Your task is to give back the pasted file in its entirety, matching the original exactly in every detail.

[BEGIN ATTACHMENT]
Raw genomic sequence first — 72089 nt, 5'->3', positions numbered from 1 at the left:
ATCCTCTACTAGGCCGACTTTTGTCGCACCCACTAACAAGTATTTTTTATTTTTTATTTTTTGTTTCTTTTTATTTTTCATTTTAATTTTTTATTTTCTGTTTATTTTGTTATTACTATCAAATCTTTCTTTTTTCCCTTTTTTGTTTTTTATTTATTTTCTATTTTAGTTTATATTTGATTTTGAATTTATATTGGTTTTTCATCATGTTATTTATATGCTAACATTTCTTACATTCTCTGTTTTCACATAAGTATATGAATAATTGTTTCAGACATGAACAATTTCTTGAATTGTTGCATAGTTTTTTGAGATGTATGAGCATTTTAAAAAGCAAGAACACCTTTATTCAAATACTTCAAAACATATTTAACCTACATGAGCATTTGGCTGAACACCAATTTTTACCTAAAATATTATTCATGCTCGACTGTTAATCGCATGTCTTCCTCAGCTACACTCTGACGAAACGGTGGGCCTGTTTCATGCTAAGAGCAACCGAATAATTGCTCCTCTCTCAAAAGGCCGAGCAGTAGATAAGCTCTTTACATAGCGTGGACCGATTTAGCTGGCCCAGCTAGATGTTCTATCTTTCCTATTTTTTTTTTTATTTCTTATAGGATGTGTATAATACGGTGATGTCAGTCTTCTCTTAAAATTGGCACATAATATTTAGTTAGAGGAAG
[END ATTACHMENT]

Raw genomic sequence first — 72089 nt, 5'->3', positions numbered from 1 at the left:
ATCCTCTACTAGGCCGACTTTTGTCGCACCCACTAACAAGTATTTTTTATTTTTTATTTTTTGTTTCTTTTTATTTTTCATTTTAATTTTTTATTTTCTGTTTATTTTGTTATTACTATCAAATCTTTCTTTTTTCCCTTTTTTGTTTTTTATTTATTTTCTATTTTAGTTTATATTTGATTTTGAATTTATATTGGTTTTTCATCATGTTATTTATATGCTAACATTTCTTACATTCTCTGTTTTCACATAAGTATATGAATAATTGTTTCAGACATGAACAATTTCTTGAATTGTTGCATAGTTTTTTGAGATGTATGAGCATTTTAAAAAGCAAGAACACCTTTATTCAAATACTTCAAAACATATTTAACCTACATGAGCATTTGGCTGAACACCAATTTTTACCTAAAATATTATTCATGCTCGACTGTTAATCGCATGTCTTCCTCAGCTACACTCTGACGAAACGGTGGGCCTGTTTCATGCTAAGAGCAACCGAATAATTGCTCCTCTCTCAAAAGGCCGAGCAGTAGATAAGCTCTTTACATAGCGTGGACCGATTTAGCTGGCCCAGCTAGATGTTCTATCTTTCCTATTTTTTTTTTTATTTCTTATAGGATGTGTATAATACGGTGATGTCAGTCTTCTCTTAAAATTGGCACATAATATTTAGTTAGAGGAAG